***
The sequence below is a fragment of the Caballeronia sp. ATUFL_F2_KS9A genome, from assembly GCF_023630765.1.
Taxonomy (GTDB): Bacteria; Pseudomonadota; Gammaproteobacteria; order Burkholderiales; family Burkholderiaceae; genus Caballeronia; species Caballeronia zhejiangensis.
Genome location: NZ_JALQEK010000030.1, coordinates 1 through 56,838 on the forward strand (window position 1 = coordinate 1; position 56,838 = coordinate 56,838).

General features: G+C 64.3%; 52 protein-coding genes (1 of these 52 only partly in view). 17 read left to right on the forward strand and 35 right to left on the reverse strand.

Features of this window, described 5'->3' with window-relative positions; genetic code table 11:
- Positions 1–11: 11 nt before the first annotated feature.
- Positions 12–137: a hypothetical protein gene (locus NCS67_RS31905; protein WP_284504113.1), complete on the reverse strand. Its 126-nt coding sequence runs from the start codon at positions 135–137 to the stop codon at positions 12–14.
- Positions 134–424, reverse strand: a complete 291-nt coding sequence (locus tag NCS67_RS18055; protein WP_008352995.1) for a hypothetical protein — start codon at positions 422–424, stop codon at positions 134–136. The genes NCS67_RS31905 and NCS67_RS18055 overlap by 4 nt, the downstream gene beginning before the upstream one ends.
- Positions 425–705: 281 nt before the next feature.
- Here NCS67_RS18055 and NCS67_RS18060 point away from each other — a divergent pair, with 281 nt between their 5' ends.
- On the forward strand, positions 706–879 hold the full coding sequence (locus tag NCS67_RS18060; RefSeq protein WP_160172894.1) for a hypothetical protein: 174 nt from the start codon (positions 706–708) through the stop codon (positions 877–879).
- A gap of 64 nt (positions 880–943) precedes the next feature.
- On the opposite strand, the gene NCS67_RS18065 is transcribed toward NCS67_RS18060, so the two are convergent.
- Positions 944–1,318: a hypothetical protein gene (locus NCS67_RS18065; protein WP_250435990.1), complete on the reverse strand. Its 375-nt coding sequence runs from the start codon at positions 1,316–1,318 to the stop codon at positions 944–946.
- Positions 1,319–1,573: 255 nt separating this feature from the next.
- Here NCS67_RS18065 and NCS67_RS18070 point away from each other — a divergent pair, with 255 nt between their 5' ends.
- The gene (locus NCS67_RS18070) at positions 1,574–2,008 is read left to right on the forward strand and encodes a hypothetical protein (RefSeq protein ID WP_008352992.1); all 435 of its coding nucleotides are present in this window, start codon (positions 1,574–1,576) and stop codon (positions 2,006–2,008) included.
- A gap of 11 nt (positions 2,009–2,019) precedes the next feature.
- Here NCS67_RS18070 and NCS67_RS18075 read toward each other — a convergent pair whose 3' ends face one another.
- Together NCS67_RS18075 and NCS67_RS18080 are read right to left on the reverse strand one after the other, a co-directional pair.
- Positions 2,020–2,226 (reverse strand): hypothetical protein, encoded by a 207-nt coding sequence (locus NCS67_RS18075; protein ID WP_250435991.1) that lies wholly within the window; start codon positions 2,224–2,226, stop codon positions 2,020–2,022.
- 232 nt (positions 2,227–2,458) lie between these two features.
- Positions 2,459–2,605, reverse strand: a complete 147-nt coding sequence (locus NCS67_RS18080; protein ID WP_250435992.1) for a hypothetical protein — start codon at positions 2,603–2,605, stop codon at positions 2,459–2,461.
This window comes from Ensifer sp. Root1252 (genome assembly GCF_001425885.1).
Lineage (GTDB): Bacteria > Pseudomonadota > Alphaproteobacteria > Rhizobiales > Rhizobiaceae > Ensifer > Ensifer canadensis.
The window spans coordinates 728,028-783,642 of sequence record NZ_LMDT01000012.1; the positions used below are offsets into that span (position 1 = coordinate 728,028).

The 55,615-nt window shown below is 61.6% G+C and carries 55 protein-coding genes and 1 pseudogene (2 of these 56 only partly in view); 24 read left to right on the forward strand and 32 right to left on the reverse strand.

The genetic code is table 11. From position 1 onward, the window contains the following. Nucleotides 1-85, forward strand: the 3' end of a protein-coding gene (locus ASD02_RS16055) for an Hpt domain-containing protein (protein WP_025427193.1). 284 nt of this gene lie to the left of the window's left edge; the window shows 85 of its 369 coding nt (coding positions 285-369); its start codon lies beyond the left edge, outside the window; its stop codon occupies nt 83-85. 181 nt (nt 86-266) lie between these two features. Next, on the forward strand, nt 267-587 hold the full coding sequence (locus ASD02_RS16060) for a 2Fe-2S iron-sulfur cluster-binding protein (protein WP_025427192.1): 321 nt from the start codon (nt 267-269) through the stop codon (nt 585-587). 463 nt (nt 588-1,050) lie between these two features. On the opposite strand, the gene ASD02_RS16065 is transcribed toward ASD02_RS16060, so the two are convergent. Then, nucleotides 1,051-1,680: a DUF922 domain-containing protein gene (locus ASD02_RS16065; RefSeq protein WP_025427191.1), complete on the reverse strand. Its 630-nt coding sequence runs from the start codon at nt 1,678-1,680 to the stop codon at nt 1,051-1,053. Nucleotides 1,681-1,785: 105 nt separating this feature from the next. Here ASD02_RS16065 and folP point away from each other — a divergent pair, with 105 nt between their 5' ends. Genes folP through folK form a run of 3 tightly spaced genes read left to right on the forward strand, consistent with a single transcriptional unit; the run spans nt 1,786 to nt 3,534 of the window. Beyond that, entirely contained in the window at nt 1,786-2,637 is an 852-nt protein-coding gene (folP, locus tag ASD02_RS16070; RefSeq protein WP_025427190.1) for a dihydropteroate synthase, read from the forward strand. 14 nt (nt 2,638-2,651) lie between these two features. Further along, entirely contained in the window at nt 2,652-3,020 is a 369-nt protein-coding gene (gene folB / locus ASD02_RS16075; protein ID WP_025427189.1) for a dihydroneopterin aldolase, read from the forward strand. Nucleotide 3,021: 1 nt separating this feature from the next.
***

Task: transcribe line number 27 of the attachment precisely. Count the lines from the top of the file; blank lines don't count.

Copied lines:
The 55,615-nt window shown below is 61.6% G+C and carries 55 protein-coding genes and 1 pseudogene (2 of these 56 only partly in view); 24 read left to right on the forward strand and 32 right to left on the reverse strand.